Montreal Protocol conference urges flexible phase-out of dangerous gases

The 28th Meeting of the Parties to the Montreal Protocol (MOP28) kicked off in Kigali, yesterday, with some parties and environmentalists calling for action that will help put the world on the path toward reducing hydroflourocarbons (HFCs).
Participans follow proceedings during the Montreal Protocol meet yesterday. (T. Kisambira.)
Participans follow proceedings during the Montreal Protocol meet yesterday. (T. Kisambira.)

The 28th Meeting of the Parties to the Montreal Protocol (MOP28) kicked off in Kigali, yesterday, with some parties and environmentalists calling for action that will help put the world on the path toward reducing hydroflourocarbons (HFCs).

Montreal Protocol is regarded as the world’s most effective environmental treaty and expectations are high in Kigali for the next action on climate change—beginning with the ambitious amendment of the protocol.

 

At the opening ceremony, Tina Birmpili, executive secretary of the Ozone Secretariat at the United Nations Environment Programme (UNEP), said “this is the time to act” regarding protecting the ozone layer and mitigating climate change.

 

“As we convene here in Kigali, you are part of a historic moment that has been long in the making. It has taken years of useful discussions among you to get here. Now it’s time to act. To act together to protect the global environment while leaving no country behind. This is your chance to live up to what you have been working on for the last seven years,” Birmpili said.

 

On the first day, it was evident that Montreal Protocol parties meeting in Kigali are making progress in their talks on controlling global warming. However, issue remains on how to phase out the dangerous greenhouse gases, availability of future technologies and its costs, and additional funding required by developing countries to transition in a sustainable and affordable manner.

Countries such as India, Pakistan and China are some of the main producers and consumers of refrigerants and they are pushing for a “balanced agreement” in the amendment process to phase down HFCs — the refrigeration and air-conditioning coolants — which are said to have a high global warming potential.

At the meeting of the 198 parties, the big consumers and producers of the coolants are trying to negotiate separate deadlines for the developed and developing nations to phase out HFCs, arguing that there is a huge financial burden on such countries during the phase-out.

Reducing global warming

Yet still, according to the study, the amendment of the protocol will ultimately help avoid up to 0.5 degree Celsius rise in global temperature by the end of the century and will significantly contribute toward the global goal of staying well below two degrees Celcius.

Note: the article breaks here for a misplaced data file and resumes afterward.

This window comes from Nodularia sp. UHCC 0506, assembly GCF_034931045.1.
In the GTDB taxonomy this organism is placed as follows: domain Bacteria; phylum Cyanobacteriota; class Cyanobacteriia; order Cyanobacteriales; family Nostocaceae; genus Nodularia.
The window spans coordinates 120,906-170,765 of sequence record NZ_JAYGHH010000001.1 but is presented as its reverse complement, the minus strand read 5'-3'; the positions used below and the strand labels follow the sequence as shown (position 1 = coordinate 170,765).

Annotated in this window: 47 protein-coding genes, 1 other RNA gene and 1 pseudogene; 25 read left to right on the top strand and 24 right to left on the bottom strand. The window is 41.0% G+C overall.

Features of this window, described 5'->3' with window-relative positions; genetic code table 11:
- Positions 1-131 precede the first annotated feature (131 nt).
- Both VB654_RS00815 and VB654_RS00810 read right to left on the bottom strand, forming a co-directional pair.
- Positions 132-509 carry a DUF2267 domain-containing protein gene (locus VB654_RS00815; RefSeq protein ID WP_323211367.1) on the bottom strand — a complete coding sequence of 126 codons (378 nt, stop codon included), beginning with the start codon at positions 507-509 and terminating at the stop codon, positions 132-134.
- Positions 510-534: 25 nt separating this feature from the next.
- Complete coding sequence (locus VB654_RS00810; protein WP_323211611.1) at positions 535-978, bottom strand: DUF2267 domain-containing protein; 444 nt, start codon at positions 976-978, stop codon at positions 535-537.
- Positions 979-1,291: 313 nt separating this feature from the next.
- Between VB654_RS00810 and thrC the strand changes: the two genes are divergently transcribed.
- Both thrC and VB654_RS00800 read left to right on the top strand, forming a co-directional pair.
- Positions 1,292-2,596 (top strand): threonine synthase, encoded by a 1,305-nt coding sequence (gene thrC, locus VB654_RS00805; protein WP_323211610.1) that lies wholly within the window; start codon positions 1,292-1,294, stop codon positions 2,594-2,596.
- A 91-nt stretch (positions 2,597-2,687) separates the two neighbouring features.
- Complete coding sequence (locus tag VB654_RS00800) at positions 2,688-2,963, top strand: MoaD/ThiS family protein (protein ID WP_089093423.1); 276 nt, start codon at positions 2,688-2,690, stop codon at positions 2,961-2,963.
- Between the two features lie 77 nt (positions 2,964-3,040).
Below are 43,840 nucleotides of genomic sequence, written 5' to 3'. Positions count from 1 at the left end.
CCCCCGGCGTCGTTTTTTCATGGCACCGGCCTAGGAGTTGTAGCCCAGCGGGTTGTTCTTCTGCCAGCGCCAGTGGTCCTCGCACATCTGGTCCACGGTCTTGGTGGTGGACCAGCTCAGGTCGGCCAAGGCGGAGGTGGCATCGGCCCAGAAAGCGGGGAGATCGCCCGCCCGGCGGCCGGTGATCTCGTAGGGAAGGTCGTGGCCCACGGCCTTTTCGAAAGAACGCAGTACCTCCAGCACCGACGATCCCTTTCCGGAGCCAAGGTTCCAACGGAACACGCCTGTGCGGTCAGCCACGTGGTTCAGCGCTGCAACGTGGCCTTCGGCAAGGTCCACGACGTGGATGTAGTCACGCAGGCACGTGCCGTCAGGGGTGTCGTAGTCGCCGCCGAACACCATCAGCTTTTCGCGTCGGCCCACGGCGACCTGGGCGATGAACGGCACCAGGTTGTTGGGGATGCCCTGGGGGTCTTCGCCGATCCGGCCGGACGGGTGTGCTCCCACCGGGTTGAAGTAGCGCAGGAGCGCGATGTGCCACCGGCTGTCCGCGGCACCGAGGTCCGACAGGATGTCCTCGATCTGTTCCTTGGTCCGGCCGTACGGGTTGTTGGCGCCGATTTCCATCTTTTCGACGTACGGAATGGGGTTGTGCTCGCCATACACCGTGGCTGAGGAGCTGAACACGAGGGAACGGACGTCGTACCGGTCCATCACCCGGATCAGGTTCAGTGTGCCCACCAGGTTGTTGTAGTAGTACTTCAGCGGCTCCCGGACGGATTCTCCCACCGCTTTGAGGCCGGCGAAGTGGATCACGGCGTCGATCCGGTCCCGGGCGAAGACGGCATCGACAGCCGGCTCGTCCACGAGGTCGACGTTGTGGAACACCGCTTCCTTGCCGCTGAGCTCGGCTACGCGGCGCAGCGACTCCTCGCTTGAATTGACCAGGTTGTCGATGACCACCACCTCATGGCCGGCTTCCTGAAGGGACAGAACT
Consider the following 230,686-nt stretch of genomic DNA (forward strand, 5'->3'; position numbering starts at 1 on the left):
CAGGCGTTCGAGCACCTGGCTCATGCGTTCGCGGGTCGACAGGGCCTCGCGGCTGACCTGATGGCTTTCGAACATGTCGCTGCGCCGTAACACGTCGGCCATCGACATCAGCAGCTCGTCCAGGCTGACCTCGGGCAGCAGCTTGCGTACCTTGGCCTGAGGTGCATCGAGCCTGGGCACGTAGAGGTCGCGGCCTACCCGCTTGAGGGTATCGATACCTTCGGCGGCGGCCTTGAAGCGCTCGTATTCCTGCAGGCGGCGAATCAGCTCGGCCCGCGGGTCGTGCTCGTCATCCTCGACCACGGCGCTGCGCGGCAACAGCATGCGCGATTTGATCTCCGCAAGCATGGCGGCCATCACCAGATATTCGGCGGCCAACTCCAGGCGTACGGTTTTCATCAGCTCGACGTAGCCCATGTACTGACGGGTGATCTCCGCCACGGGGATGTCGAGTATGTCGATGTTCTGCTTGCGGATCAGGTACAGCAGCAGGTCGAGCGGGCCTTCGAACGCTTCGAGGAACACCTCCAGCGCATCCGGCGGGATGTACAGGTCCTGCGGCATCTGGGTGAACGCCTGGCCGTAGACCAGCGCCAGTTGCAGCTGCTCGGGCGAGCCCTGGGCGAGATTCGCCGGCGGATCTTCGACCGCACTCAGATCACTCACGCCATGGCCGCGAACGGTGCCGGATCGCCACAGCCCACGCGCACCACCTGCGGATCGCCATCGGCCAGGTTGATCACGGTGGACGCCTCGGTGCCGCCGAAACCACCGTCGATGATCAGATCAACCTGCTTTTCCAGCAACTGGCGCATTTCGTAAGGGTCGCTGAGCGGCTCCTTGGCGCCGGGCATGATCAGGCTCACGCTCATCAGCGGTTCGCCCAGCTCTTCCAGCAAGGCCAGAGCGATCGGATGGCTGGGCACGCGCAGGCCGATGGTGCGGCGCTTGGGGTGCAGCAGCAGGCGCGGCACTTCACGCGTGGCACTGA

“Montreal Protocol amendment agreement can’t make you all happy, but it can make you all relatively happy,” Birmpili said. “Now is time to act together to protect the global environment. While each nation will always have its own priorities and challenges, by focusing on what we have in common rather than what makes us different, we can create an incredible force for positive, meaningful change.”

In Kigali, Birmpili said, it is in the world’s interest to ensure that the high-GWP HFCs are phased down, that developed countries can assist developing nations in their transition, and that developing nations commit to HFC phase down schedules without compromising their growth but putting their growth on a greener path.

She is also optimistic that, from the Kigali meeting, industries will choose “the most efficient technologies” and innovative approaches available to mitigate the effects of climate change.

Natural Resources minister Vincent Biruta called on all parties to come to the dais with the “same spirit” of collaboration and commitment to find common ground on the negotiations—which seek to amend the Montreal Protocol.

“For many of the world’s most vulnerable nations, including Rwanda, climate change is no longer an issue on the horizon. It’s a reality of our daily lives. From droughts that destroy our crops to landslides that tragically claim the lives of our sisters and brothers, we know too well the impacts of a warming planet,” Dr Biruta said.

“That is why Rwanda and many nations around the world support an ambitious amendment to the (Montreal) protocol. And if the amendment is accompanied by strong efforts to promote energy efficiency, we could double the climate benefits,” he added.

The minister expressed confidence that, while there are still some details to iron out, global experts on ozone protection and the climate, will provide guidance on the solutions and reach consensus on the pending issues.
The amendment to the Montreal treaty is believed to be a stepping stone to achieving the goals set by last year’s Paris Agreement on climate change planned to come into force within next month.

Dr Biruta said, by being courageous, by putting the future ahead of the present and amending the Montreal Protocol, the parties will send the signal that world’s governments are serious about action on climate change.

“Citizens of our countries will know that they can count on us to protect their future, end poverty, protect the planet and ensure that all people enjoy peace and prosperity,” he said.

As the world strives to achieve the Sustainable Development Goals, especially Goal 13 on climate action, the minister added, parties must recognise that improving lives and conserving nature cannot be separated.

London’s Environmental Investigation Agency says ambitious political will from all countries is now needed to get the best agreement possible to phase down the HFCs and adopt new environment friendly technology.

editorial@newtimes.co.rw

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